Treating post-operative pain at home with morphine can cause life-threatening respiratory problems in some children who are genetically ultra-rapid metabolizers of codeine, and have undergone tonsillectomy with or without adenoidectomy, according to researchers at The Hospital for Sick Children (SickKids) and by McMaster University and McMaster Children's Hospital. The study showed ibuprofen is a safe and effective alternative.
The findings build on a 2009 Motherisk study and a 2012 study by the two groups. Based on the 2009 paper both Health Canada and the U.S. Food and Drug Administration (FDA) issued warnings about the risks associated with giving codeine to this population of children. The FDA gave pediatric codeine a 'Boxed Warning' as well as a contraindication. While no official recommendation of a safe and effective alternative had been made in response to these warnings, many pediatric centers prescribed morphine to these children believing that the response to the drug would be more predictable.
During the study, 91 children between the ages of 1 and 10 years were randomly assigned to receive post-operative painkillers at home following their outpatient tonsillectomy surgery to treat obstructive sleep apnea. Parents were instructed about the use of a home pulse oximeter to measure oxygen saturation and apnea events (pauses in breathing) the night before and the night after surgery. They were also taught to use the Objective Pain Scale and Faces Scale to assess their children's pain levels on post-operative days one and five.
One group of children was given post-operative standard doses of oral morphine (0.2 to 0.5 mg/kg) and acetaminophen (10-15 mg/kg) every four hours to treat their pain, while the other group was prescribed standard doses of oral ibuprofen (10 mg/kg) every six hours and acetaminophen (10-15 mg/kg) every four hours.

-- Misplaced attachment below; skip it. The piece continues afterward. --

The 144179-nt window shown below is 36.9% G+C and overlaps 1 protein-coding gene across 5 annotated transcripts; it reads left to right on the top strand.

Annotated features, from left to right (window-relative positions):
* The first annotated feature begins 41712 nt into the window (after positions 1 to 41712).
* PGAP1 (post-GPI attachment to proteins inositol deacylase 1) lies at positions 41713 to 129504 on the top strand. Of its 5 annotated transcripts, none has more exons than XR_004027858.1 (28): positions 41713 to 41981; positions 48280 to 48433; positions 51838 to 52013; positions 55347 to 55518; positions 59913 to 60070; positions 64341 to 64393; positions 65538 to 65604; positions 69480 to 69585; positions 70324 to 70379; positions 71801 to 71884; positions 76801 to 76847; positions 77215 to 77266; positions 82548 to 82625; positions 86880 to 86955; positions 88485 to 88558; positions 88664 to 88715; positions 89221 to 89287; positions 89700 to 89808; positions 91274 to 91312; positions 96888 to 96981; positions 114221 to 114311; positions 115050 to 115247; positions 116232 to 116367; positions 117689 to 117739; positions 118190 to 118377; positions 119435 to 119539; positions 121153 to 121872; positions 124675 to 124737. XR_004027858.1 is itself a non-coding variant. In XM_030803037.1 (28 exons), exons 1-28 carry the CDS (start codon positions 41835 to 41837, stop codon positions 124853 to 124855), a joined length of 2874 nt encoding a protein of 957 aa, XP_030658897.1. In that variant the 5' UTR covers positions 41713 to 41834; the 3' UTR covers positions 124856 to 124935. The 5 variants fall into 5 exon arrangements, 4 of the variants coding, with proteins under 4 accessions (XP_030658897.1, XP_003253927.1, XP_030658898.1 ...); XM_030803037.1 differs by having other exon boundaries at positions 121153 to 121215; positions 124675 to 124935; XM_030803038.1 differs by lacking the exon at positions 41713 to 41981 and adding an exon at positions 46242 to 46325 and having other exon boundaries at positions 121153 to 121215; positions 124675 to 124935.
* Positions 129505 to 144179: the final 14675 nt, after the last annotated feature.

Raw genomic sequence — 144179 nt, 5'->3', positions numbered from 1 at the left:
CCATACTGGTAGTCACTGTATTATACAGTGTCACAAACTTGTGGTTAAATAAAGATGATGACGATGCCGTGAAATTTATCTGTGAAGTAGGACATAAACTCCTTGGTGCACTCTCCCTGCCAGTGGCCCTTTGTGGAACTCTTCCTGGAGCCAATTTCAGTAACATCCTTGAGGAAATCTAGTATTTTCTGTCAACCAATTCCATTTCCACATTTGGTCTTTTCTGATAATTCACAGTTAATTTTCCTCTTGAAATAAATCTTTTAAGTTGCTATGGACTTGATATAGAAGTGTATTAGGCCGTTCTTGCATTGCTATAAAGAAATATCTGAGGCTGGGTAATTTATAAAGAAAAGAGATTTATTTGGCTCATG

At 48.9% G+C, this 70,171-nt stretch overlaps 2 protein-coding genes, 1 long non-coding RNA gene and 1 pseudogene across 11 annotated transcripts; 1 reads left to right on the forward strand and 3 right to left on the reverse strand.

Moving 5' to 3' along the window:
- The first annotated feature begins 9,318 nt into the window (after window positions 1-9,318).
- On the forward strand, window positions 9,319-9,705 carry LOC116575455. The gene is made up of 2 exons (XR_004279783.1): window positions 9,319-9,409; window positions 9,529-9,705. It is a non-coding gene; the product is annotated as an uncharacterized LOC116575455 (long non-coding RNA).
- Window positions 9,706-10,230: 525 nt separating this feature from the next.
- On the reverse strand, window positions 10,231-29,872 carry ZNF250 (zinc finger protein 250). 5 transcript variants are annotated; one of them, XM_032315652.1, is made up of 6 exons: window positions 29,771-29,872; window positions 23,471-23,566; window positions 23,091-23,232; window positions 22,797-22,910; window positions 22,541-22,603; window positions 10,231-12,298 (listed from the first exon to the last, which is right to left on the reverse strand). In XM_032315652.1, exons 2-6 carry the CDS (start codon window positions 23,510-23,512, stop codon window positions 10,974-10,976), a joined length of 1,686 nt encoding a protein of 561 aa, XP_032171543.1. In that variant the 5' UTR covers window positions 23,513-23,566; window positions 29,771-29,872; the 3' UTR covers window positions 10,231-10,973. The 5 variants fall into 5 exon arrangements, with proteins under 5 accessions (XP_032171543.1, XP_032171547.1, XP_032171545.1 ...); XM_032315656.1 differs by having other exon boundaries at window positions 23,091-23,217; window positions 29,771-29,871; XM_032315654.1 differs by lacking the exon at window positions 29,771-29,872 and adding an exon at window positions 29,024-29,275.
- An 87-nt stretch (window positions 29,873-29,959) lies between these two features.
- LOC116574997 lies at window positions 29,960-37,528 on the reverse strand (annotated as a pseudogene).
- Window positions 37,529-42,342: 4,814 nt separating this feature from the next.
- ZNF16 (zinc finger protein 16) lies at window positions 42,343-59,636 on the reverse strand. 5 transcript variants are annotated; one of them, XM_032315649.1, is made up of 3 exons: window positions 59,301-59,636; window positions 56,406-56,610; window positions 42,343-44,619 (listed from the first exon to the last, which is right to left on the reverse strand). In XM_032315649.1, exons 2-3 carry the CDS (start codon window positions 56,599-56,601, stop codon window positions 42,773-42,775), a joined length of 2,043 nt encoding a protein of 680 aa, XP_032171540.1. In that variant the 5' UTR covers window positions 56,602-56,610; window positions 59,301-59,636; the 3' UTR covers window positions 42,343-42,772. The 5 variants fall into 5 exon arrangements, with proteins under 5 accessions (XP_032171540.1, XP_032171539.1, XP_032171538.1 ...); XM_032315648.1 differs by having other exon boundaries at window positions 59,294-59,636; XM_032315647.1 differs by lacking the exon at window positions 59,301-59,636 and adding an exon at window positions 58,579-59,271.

It was observed that pain was effectively managed and comparable in both groups. On the first post-operative night, 68 percent of children in the ibuprofen group showed improvement in oxygen desaturation incidents (a drop in oxygen concentration in the blood), while only 14 percent of children in the morphine group improved. In fact, in the short term, the condition of these children worsened, with substantially more desaturation events, roughly 11 to 15 events per hour. Both groups exhibited similar minimal levels of other adverse drug reactions and bleeding.
Dr. Gideon Koren, corresponding author of the study, said, "The evidence here clearly suggests children with obstructive sleep apnea should not be given morphine for post-operative pain. We already know that they should not get codeine either. The good news is that we now have evidence that indicates ibuprofen is safe for these kids, and is just as effective in controlling their pain, so there's a good alternative available for clinicians to prescribe."
Study co-author Dr. Doron Sommer said, "These results should prompt clinicians to re-evaluate their post-tonsillectomy pain treatment regimen. Due to the unpredictable respiratory side-effects of morphine, its use as a first-line treatment with current dosage ranges should be discontinued for outpatient tonsillectomy."
The study appeared in the online edition of 'PEDIATRICS'.